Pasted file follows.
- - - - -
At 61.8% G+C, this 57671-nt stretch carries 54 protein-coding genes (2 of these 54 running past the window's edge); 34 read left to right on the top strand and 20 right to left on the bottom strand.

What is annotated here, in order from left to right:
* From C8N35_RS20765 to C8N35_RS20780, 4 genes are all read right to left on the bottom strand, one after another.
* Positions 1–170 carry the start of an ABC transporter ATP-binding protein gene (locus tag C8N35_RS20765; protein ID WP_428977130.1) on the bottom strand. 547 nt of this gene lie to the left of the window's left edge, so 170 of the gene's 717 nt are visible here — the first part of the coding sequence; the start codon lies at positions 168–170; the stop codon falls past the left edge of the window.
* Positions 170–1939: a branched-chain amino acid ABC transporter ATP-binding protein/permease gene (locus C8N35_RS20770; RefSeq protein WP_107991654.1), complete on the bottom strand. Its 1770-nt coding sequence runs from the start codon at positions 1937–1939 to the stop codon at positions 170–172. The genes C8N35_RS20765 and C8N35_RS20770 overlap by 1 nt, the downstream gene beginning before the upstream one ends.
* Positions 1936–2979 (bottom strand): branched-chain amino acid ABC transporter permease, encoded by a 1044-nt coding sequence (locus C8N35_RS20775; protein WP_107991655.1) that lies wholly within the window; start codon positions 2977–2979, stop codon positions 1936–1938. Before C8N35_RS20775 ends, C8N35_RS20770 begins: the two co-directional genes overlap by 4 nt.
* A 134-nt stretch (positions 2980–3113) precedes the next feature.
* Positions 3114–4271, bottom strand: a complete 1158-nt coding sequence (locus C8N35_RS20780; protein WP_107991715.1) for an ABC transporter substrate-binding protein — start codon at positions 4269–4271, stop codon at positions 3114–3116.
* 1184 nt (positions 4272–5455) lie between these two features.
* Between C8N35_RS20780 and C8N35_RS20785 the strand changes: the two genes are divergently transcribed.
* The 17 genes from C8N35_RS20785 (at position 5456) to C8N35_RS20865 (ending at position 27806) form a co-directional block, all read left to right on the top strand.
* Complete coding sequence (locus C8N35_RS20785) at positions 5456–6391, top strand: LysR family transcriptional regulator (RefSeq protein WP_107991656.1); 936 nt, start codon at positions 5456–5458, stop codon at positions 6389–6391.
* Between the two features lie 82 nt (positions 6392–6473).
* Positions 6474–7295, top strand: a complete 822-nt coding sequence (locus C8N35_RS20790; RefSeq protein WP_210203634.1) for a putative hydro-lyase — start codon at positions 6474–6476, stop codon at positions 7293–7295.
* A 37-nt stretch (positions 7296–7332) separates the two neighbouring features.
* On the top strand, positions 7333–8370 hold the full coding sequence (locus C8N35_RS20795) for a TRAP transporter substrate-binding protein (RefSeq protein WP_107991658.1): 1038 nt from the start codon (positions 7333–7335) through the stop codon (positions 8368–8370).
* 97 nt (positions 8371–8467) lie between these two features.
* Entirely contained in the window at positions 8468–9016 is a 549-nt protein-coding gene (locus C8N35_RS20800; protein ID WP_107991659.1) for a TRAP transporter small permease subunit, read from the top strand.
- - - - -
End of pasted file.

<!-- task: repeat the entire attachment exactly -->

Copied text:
At 61.8% G+C, this 57671-nt stretch carries 54 protein-coding genes (2 of these 54 running past the window's edge); 34 read left to right on the top strand and 20 right to left on the bottom strand.

What is annotated here, in order from left to right:
* From C8N35_RS20765 to C8N35_RS20780, 4 genes are all read right to left on the bottom strand, one after another.
* Positions 1–170 carry the start of an ABC transporter ATP-binding protein gene (locus tag C8N35_RS20765; protein ID WP_428977130.1) on the bottom strand. 547 nt of this gene lie to the left of the window's left edge, so 170 of the gene's 717 nt are visible here — the first part of the coding sequence; the start codon lies at positions 168–170; the stop codon falls past the left edge of the window.
* Positions 170–1939: a branched-chain amino acid ABC transporter ATP-binding protein/permease gene (locus C8N35_RS20770; RefSeq protein WP_107991654.1), complete on the bottom strand. Its 1770-nt coding sequence runs from the start codon at positions 1937–1939 to the stop codon at positions 170–172. The genes C8N35_RS20765 and C8N35_RS20770 overlap by 1 nt, the downstream gene beginning before the upstream one ends.
* Positions 1936–2979 (bottom strand): branched-chain amino acid ABC transporter permease, encoded by a 1044-nt coding sequence (locus C8N35_RS20775; protein WP_107991655.1) that lies wholly within the window; start codon positions 2977–2979, stop codon positions 1936–1938. Before C8N35_RS20775 ends, C8N35_RS20770 begins: the two co-directional genes overlap by 4 nt.
* A 134-nt stretch (positions 2980–3113) precedes the next feature.
* Positions 3114–4271, bottom strand: a complete 1158-nt coding sequence (locus C8N35_RS20780; protein WP_107991715.1) for an ABC transporter substrate-binding protein — start codon at positions 4269–4271, stop codon at positions 3114–3116.
* 1184 nt (positions 4272–5455) lie between these two features.
* Between C8N35_RS20780 and C8N35_RS20785 the strand changes: the two genes are divergently transcribed.
* The 17 genes from C8N35_RS20785 (at position 5456) to C8N35_RS20865 (ending at position 27806) form a co-directional block, all read left to right on the top strand.
* Complete coding sequence (locus C8N35_RS20785) at positions 5456–6391, top strand: LysR family transcriptional regulator (RefSeq protein WP_107991656.1); 936 nt, start codon at positions 5456–5458, stop codon at positions 6389–6391.
* Between the two features lie 82 nt (positions 6392–6473).
* Positions 6474–7295, top strand: a complete 822-nt coding sequence (locus C8N35_RS20790; RefSeq protein WP_210203634.1) for a putative hydro-lyase — start codon at positions 6474–6476, stop codon at positions 7293–7295.
* A 37-nt stretch (positions 7296–7332) separates the two neighbouring features.
* On the top strand, positions 7333–8370 hold the full coding sequence (locus C8N35_RS20795) for a TRAP transporter substrate-binding protein (RefSeq protein WP_107991658.1): 1038 nt from the start codon (positions 7333–7335) through the stop codon (positions 8368–8370).
* 97 nt (positions 8371–8467) lie between these two features.
* Entirely contained in the window at positions 8468–9016 is a 549-nt protein-coding gene (locus C8N35_RS20800; protein ID WP_107991659.1) for a TRAP transporter small permease subunit, read from the top strand.